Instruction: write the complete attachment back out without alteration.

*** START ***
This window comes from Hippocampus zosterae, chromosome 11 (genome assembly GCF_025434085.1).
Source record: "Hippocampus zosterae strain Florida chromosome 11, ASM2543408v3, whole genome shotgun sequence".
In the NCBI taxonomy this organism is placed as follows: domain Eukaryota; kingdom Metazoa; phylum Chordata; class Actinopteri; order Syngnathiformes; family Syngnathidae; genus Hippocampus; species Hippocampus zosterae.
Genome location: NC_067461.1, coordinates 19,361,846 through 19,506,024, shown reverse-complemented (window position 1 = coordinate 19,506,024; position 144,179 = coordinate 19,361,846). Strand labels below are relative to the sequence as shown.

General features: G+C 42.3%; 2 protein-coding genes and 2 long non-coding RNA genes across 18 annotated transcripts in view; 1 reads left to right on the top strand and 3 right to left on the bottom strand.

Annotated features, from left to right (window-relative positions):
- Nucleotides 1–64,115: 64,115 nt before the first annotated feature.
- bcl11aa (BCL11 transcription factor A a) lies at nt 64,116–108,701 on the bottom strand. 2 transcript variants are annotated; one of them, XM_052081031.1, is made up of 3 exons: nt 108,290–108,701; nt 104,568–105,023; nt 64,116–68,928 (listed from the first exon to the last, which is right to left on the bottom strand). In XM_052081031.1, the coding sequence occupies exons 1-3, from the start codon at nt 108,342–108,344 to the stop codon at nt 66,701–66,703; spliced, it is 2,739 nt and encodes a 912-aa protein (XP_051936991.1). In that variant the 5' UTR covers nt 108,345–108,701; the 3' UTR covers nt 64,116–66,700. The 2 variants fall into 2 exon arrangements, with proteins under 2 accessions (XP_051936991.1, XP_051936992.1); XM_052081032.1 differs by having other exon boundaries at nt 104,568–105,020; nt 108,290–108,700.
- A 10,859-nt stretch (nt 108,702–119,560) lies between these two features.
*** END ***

This window comes from Hippocampus zosterae, chromosome 11 (genome assembly GCF_025434085.1).
Source record: "Hippocampus zosterae strain Florida chromosome 11, ASM2543408v3, whole genome shotgun sequence".
In the NCBI taxonomy this organism is placed as follows: domain Eukaryota; kingdom Metazoa; phylum Chordata; class Actinopteri; order Syngnathiformes; family Syngnathidae; genus Hippocampus; species Hippocampus zosterae.
Genome location: NC_067461.1, coordinates 19,361,846 through 19,506,024, shown reverse-complemented (window position 1 = coordinate 19,506,024; position 144,179 = coordinate 19,361,846). Strand labels below are relative to the sequence as shown.

General features: G+C 42.3%; 2 protein-coding genes and 2 long non-coding RNA genes across 18 annotated transcripts in view; 1 reads left to right on the top strand and 3 right to left on the bottom strand.

Annotated features, from left to right (window-relative positions):
- Nucleotides 1–64,115: 64,115 nt before the first annotated feature.
- bcl11aa (BCL11 transcription factor A a) lies at nt 64,116–108,701 on the bottom strand. 2 transcript variants are annotated; one of them, XM_052081031.1, is made up of 3 exons: nt 108,290–108,701; nt 104,568–105,023; nt 64,116–68,928 (listed from the first exon to the last, which is right to left on the bottom strand). In XM_052081031.1, the coding sequence occupies exons 1-3, from the start codon at nt 108,342–108,344 to the stop codon at nt 66,701–66,703; spliced, it is 2,739 nt and encodes a 912-aa protein (XP_051936991.1). In that variant the 5' UTR covers nt 108,345–108,701; the 3' UTR covers nt 64,116–66,700. The 2 variants fall into 2 exon arrangements, with proteins under 2 accessions (XP_051936991.1, XP_051936992.1); XM_052081032.1 differs by having other exon boundaries at nt 104,568–105,020; nt 108,290–108,700.
- A 10,859-nt stretch (nt 108,702–119,560) lies between these two features.